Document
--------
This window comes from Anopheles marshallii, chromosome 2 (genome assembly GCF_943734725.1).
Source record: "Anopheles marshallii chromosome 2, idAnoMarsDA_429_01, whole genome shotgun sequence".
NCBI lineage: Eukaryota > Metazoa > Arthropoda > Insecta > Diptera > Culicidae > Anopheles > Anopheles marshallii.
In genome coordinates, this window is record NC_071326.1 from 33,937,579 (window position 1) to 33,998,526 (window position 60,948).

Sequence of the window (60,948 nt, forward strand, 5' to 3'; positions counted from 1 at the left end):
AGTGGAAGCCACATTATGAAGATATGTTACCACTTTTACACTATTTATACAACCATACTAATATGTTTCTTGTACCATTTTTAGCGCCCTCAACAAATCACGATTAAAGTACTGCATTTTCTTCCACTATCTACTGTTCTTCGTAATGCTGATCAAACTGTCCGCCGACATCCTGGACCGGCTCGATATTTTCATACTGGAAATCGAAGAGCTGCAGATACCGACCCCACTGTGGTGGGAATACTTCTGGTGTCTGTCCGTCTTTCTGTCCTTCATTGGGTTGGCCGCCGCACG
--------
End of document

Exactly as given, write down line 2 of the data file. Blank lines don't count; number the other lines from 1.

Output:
Source record: "Anopheles marshallii chromosome 2, idAnoMarsDA_429_01, whole genome shotgun sequence".